Twin Bolt, for instance, is at its best when there are numerous decks that rely on X/1 creatures such as Delver or Goblins where it has the potential to trade for two cards It is terrible against token strategies where it will often trade for less than one card. If the metagame were to shift to tokens I could absolutely see Izzet Tron moving to Electrickery in that slot. There the utility to having the card main leads to greater play when it comes to sideboarding. The presence of both Impulse and Mystical Teachings allows the deck to run more virtual copies and helps to prevent dedicating multiple sideboard slots to a rather narrow card.

The above example is all well and good when dealing with a deck with powerful card selection spells, but what happens when a deck is more focused on beating down?

Returning to Stompy, a recent Daily Event shows what a metagaming looks like when you also want to be acting as the threat.


The differences are subtle but they have a massive impact. Gone are the copies Mutagenic Growth in favor of Gather Courage as a nod to the recent popularity of Burn but also the inclusion of Gut Shot in the sideboard. DromarX retains a healthy respect for removal but eschews Nest Invader’s two power for Safehold Elite’s three. The presence of Wild Mongrel and Basking Rootwalla over Vault Skirge and two (Garruk’s Companion)s demonstrate a desire to beat other aggressive decks as these creatures are far more resilient. The lack of Hunger of the Howlpack also means that DromarX’s creatures need to stand on their own.

The art of metagaming is about understanding what is winning now and what may be winning next time. Selecting the right cards for these scenarios is a skill that comes with time. Here are some shortcuts for Pauper.

Sacrifice vs Target: When it comes to picking removal it is important to see what the threats are. The most common decision in Pauper comes down to selecting between Diabolic Edict effects and Doom Blade effects. When decks such as Hexproof or Izzet Blitz are popular and strong then cards such as Celestial Flare get better. Similarly if the format is full of low threat count control decks, forcing an opponent to sacrifice creatures also is a fine answer. However when there are decks with multiple redundant threats then having access to targeted removal shines brightest.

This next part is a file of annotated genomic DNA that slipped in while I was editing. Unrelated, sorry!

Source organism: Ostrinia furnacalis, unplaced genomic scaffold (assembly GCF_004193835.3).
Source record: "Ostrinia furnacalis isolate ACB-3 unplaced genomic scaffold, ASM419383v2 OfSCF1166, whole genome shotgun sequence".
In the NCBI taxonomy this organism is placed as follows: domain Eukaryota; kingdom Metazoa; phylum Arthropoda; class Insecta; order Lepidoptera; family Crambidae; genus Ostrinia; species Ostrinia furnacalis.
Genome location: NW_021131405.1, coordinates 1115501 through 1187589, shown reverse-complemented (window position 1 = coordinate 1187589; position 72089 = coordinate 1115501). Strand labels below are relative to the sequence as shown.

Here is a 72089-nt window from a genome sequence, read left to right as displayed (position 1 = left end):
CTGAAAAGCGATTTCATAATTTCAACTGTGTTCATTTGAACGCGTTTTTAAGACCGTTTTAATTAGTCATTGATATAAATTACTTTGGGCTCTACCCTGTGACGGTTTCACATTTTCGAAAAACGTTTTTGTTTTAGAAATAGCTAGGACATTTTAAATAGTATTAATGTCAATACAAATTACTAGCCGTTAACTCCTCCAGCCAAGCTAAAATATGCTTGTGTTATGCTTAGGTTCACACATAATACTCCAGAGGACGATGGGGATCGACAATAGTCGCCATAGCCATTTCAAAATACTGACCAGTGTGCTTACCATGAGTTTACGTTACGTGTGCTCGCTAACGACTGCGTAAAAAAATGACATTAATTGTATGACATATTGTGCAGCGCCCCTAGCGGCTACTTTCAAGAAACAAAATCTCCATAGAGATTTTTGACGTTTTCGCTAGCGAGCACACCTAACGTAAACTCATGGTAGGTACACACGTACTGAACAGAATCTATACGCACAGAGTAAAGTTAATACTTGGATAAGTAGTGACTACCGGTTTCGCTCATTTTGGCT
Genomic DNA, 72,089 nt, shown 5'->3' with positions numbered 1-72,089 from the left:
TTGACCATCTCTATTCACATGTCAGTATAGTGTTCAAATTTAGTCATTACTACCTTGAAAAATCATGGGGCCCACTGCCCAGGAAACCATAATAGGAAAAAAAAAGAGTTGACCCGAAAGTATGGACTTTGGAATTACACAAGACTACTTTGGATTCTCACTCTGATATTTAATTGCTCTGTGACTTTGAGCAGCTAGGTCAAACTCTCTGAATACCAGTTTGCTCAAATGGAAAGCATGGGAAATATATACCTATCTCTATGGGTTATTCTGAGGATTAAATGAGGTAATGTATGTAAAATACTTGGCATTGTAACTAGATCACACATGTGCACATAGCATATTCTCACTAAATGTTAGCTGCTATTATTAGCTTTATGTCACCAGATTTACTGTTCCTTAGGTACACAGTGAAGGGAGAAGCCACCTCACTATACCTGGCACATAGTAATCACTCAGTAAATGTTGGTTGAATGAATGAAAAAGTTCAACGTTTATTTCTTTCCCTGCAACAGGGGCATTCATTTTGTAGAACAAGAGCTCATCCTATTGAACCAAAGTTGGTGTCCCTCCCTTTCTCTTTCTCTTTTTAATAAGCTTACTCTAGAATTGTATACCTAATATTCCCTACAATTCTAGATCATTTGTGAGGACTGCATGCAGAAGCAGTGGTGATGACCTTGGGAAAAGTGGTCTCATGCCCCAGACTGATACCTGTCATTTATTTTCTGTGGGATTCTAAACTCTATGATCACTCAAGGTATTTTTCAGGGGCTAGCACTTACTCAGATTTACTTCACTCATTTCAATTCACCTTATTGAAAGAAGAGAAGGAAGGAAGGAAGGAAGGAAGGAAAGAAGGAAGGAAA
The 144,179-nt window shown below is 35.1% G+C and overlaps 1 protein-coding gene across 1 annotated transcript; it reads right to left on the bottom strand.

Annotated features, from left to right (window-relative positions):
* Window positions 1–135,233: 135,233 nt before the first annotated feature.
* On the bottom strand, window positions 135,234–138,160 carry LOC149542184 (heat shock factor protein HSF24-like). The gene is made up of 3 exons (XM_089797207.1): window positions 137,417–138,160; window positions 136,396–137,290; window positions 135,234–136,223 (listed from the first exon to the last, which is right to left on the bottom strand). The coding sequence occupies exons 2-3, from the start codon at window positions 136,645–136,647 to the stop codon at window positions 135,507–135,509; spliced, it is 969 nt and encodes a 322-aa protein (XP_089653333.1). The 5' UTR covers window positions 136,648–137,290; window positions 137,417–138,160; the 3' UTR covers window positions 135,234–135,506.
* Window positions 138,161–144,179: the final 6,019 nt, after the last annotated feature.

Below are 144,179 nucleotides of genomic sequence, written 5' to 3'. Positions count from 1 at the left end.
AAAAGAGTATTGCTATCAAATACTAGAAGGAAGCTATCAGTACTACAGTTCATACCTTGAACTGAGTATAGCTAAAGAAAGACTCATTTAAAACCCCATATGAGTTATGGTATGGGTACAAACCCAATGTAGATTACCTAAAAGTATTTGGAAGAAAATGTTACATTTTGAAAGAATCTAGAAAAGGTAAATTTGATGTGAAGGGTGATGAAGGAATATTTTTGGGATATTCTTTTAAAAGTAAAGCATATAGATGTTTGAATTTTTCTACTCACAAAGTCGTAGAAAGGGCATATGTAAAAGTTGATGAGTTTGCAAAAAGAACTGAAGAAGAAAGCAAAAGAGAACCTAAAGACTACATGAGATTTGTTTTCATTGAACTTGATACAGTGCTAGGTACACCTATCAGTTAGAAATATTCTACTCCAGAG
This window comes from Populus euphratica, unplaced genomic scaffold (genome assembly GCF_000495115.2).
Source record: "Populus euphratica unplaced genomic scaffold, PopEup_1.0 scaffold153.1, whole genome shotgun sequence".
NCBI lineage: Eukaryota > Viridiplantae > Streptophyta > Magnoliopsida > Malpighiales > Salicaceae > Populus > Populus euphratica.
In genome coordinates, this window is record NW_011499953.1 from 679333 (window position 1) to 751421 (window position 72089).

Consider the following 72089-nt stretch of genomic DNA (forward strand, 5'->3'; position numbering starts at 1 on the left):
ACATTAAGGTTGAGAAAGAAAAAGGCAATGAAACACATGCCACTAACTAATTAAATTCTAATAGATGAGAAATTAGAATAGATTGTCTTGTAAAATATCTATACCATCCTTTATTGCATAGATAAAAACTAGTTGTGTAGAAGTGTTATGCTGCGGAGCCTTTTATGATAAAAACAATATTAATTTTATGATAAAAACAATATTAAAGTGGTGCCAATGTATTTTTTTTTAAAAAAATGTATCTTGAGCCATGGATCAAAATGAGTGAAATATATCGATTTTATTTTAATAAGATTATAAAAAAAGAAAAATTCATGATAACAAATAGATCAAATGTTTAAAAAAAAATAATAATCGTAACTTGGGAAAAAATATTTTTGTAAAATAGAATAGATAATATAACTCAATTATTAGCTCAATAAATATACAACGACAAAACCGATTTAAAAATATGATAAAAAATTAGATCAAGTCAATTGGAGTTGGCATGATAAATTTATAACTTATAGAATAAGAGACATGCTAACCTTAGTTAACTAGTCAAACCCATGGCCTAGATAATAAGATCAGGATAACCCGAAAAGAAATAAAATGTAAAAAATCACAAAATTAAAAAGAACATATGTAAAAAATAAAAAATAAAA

Sorcery vs Instant: This is less about the spell types present and more about the pace of the format. Sorcery speed formats trend towards brute force decks that are okay tapping out to act on their plans because of a belief that anything they can do will simply outclass their opponent. Instant speed formats reward being able to react and respond with mana efficient threats. Dimir Delver is a current example of an instant speed deck in that it operates in the idea that a Gurmag Angler is simply better than anything else. To that end it can leave up mana to answer threats. Conversely, Burn runs at sorcery speed as it does not care what else is happening when it starts casing Lava Spike.

Power vs Resilience: Regardless of the speed or type of removal present in a metagame threats will always exist. The thought behind this scale is determining which is more important - dealing damage or retaining threats. In the Stompy lists I have presented today we can see these choices pay out. A preference for (Garruk’s Companion) shows an emphasis on dealing damage. Cards like Wild Mongrel or Basking Rootwalla represent creatures that have a chance at dodging removal. Creatures with built in resistance a la persist, undying, or protection can serve dual purposes. In this instance the metagame matters but so does the very nature of the deck. Aggressive archetypes that are focused more on dealing damage will almost always choose power over resilience - having Stormbound Geist in a Kiln Fiend deck does not make much sense.

These are gross characterizations of trends in the metagame and do not speak to specific cards. Clearly if a format is full of creatures with five toughness than Flame Slash is worse than Terminate. However through understanding more macro trends the ability to make informed decisions, and therefore gain edges, can be found.

Keep slingin’ commons-

-Alex